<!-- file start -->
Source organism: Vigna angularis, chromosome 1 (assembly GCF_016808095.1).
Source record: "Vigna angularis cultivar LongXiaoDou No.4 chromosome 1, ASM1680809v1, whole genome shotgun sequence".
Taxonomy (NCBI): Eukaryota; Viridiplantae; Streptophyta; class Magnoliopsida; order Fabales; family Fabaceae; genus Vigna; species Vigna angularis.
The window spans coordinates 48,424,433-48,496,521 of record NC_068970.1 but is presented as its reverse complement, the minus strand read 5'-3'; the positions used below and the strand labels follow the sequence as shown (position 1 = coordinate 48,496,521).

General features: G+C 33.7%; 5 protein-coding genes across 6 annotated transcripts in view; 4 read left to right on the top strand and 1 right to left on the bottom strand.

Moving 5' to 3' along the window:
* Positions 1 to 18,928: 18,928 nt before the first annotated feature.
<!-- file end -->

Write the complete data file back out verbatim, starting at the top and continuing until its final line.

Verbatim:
Source organism: Vigna angularis, chromosome 1 (assembly GCF_016808095.1).
Source record: "Vigna angularis cultivar LongXiaoDou No.4 chromosome 1, ASM1680809v1, whole genome shotgun sequence".
Taxonomy (NCBI): Eukaryota; Viridiplantae; Streptophyta; class Magnoliopsida; order Fabales; family Fabaceae; genus Vigna; species Vigna angularis.
The window spans coordinates 48,424,433-48,496,521 of record NC_068970.1 but is presented as its reverse complement, the minus strand read 5'-3'; the positions used below and the strand labels follow the sequence as shown (position 1 = coordinate 48,496,521).

General features: G+C 33.7%; 5 protein-coding genes across 6 annotated transcripts in view; 4 read left to right on the top strand and 1 right to left on the bottom strand.

Moving 5' to 3' along the window:
* Positions 1 to 18,928: 18,928 nt before the first annotated feature.